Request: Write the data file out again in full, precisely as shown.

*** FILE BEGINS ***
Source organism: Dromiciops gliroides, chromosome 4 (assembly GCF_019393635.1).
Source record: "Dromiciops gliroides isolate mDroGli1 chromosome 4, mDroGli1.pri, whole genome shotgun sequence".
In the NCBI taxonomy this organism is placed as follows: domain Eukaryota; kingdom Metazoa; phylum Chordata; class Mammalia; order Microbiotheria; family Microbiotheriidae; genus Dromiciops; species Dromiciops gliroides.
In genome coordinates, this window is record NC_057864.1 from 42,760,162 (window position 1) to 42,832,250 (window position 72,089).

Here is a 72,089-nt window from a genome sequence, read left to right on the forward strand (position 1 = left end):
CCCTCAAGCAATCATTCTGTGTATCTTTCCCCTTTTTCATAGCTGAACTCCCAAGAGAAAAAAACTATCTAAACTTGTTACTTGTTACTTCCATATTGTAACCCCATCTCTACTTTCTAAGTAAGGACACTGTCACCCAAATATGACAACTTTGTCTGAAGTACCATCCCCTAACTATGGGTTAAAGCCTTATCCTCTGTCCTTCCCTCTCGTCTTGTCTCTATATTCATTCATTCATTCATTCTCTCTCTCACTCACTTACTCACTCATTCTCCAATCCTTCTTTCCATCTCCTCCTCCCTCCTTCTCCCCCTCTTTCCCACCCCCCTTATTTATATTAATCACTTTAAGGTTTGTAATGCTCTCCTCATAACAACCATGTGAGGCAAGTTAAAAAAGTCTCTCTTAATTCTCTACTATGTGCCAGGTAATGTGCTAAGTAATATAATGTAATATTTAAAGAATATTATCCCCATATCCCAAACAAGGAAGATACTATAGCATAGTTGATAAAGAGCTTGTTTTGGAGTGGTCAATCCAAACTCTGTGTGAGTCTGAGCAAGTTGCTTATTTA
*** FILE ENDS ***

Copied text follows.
Source organism: Dromiciops gliroides, chromosome 4 (assembly GCF_019393635.1).
Source record: "Dromiciops gliroides isolate mDroGli1 chromosome 4, mDroGli1.pri, whole genome shotgun sequence".
In the NCBI taxonomy this organism is placed as follows: domain Eukaryota; kingdom Metazoa; phylum Chordata; class Mammalia; order Microbiotheria; family Microbiotheriidae; genus Dromiciops; species Dromiciops gliroides.
In genome coordinates, this window is record NC_057864.1 from 42,760,162 (window position 1) to 42,832,250 (window position 72,089).

Here is a 72,089-nt window from a genome sequence, read left to right on the forward strand (position 1 = left end):
CCCTCAAGCAATCATTCTGTGTATCTTTCCCCTTTTTCATAGCTGAACTCCCAAGAGAAAAAAACTATCTAAACTTGTTACTTGTTACTTCCATATTGTAACCCCATCTCTACTTTCTAAGTAAGGACACTGTCACCCAAATATGACAACTTTGTCTGAAGTACCATCCCCTAACTATGGGTTAAAGCCTTATCCTCTGTCCTTCCCTCTCGTCTTGTCTCTATATTCATTCATTCATTCATTCTCTCTCTCACTCACTTACTCACTCATTCTCCAATCCTTCTTTCCATCTCCTCCTCCCTCCTTCTCCCCCTCTTTCCCACCCCCCTTATTTATATTAATCACTTTAAGGTTTGTAATGCTCTCCTCATAACAACCATGTGAGGCAAGTTAAAAAAGTCTCTCTTAATTCTCTACTATGTGCCAGGTAATGTGCTAAGTAATATAATGTAATATTTAAAGAATATTATCCCCATATCCCAAACAAGGAAGATACTATAGCATAGTTGATAAAGAGCTTGTTTTGGAGTGGTCAATCCAAACTCTGTGTGAGTCTGAGCAAGTTGCTTATTTA